OHSWEKEN — Details on the activities of the Six Nations Lands and Resources unit have been scarce and even Six Nations of the Grand River Elected Council is seeking more information on what projects the staff is currently discussing with proponents.
Lonny Bomberry, director of Lands and Resources, brought an activities update to elected council’s political liaison meeting Monday but council had more questions than answers after reading the briefing note.
“When I read the report, it tells me nothing,” said Coun. Wendy Johnson.
The CAP team (consultation and accommodation process) was formed to discuss projects with developers that impact Six Nations lands. In the past, the team held public meetings and sought public input on discussions with developers.
Many of those projects were publicized in detail on a website called Six Nations Future, but there are currently zero projects listed under “active engagements.”
The Two Row Times has sent emails to elected council asking for an update on current projects the CAP team is discussing, with no response.
Coun. Johnson, reading from the briefing note, mentioned housing development company Mattamy Homes and a Lake Erie Connector Project, but the activities report was not made available to the public.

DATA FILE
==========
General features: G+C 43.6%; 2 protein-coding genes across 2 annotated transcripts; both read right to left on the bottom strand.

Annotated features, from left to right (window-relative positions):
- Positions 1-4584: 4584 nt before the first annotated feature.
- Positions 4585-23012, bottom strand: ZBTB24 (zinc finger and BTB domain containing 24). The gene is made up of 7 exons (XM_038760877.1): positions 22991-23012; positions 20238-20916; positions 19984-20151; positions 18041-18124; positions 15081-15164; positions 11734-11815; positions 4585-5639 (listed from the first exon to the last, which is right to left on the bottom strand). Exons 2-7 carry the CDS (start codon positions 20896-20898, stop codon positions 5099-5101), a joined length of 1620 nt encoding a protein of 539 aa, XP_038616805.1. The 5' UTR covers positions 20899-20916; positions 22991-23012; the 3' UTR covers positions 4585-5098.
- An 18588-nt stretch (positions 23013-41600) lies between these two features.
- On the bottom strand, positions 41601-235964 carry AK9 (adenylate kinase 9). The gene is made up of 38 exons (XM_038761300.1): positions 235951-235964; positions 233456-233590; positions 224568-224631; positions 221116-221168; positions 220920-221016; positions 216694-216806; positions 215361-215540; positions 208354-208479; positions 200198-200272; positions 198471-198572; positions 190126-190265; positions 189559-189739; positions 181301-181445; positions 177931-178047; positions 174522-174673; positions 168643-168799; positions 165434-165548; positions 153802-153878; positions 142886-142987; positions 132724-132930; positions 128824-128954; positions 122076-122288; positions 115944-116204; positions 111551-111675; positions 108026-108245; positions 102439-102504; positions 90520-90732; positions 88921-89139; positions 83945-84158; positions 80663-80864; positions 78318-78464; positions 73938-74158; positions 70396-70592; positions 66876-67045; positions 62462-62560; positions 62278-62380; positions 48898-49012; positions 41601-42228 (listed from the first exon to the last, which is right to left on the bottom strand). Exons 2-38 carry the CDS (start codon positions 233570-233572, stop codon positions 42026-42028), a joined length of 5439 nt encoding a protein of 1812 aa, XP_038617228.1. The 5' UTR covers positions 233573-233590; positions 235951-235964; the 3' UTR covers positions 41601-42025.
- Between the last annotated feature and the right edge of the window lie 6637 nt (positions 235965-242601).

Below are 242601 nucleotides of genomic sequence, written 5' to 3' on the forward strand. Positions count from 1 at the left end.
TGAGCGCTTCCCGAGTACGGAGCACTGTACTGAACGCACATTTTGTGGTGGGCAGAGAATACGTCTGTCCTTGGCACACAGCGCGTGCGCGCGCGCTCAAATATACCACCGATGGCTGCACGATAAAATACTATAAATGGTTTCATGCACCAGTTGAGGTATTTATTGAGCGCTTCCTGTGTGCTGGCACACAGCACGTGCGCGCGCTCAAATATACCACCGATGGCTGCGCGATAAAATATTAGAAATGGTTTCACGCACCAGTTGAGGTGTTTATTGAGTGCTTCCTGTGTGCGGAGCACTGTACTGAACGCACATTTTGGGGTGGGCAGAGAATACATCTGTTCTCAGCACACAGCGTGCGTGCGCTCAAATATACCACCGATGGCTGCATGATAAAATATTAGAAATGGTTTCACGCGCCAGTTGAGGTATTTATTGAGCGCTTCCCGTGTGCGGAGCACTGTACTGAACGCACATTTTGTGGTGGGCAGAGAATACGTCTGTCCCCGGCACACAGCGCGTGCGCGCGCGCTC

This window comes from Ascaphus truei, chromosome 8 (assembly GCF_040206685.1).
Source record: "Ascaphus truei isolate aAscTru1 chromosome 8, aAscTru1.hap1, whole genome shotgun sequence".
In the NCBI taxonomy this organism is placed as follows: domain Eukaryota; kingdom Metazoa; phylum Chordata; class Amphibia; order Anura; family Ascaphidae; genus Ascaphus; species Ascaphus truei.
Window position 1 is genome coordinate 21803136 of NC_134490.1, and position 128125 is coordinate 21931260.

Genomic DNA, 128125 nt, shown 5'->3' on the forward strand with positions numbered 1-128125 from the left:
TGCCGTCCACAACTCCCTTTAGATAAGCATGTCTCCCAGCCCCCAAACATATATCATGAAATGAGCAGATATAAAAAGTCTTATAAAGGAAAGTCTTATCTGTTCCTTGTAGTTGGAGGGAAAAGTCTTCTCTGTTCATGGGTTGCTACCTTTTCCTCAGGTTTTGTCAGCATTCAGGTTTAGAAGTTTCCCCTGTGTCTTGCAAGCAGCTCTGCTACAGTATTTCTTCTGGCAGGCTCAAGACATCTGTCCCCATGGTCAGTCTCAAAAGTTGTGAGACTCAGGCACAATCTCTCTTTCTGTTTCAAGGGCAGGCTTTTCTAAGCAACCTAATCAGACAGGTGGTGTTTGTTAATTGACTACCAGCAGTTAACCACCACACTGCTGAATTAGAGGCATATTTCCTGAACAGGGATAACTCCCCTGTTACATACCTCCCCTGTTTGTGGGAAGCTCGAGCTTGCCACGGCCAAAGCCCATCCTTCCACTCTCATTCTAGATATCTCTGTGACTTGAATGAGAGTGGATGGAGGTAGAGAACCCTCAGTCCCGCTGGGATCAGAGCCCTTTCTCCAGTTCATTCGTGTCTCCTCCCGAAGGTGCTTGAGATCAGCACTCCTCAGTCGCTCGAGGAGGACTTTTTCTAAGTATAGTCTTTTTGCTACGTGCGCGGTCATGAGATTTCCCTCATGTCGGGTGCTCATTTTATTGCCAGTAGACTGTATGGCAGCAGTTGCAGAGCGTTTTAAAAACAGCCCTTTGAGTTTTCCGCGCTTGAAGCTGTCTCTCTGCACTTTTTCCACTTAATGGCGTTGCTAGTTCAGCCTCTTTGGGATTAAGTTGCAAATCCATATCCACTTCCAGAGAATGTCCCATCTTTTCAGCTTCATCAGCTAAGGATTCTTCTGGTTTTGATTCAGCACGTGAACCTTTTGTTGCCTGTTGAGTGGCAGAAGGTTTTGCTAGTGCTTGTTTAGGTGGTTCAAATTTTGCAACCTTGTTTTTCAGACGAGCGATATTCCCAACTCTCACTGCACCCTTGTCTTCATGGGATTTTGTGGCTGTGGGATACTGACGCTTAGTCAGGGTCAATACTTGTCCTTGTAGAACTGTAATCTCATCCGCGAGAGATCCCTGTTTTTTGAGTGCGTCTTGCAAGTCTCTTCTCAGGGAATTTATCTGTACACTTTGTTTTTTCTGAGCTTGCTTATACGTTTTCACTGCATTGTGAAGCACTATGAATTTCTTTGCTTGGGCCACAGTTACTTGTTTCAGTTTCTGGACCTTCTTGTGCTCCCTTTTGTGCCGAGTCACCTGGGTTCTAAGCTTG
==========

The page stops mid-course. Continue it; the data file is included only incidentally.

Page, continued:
She also noted there was an update on projects in Brantford, but “that doesn’t tell me anything,” she said.
“We have no information whatsoever,” she said.
Council asked Bomberry to bring more information back to the next political liaison meeting before accepting the report.
“It’s just information in bringing the council up to date on who we’re talking to and what we’re talking about,” said Bomberry. “If you wanted more information on what the status is as far as reaching any kind of conclusion to update council more on that, sure, no problem.”
Coun. Johnson also expressed concerns with the language in Bomberry’s briefing note.
She said it sounded as though the CAP team is negotiating deals with developers, which she said, the team has no authority to do.
Bomberry said his team does not aim to negotiate land accommodation agreements with developers.
“The briefing note doesn’t match what you just said,” she said. “The briefing note actually says that pretty much you do have the authority to obtain accommodations. It doesn’t say to make recommendations or anything like that. You’re a lawyer so you know that language is very important. That’s where I’m coming from. I would like to see more information, even a timeline.”
Chief Mark Hill recommended holding off on accepting the report until Bomberry could bring more information to council.
The Six Nations communications office did not respond to emails asking for a copy of the report.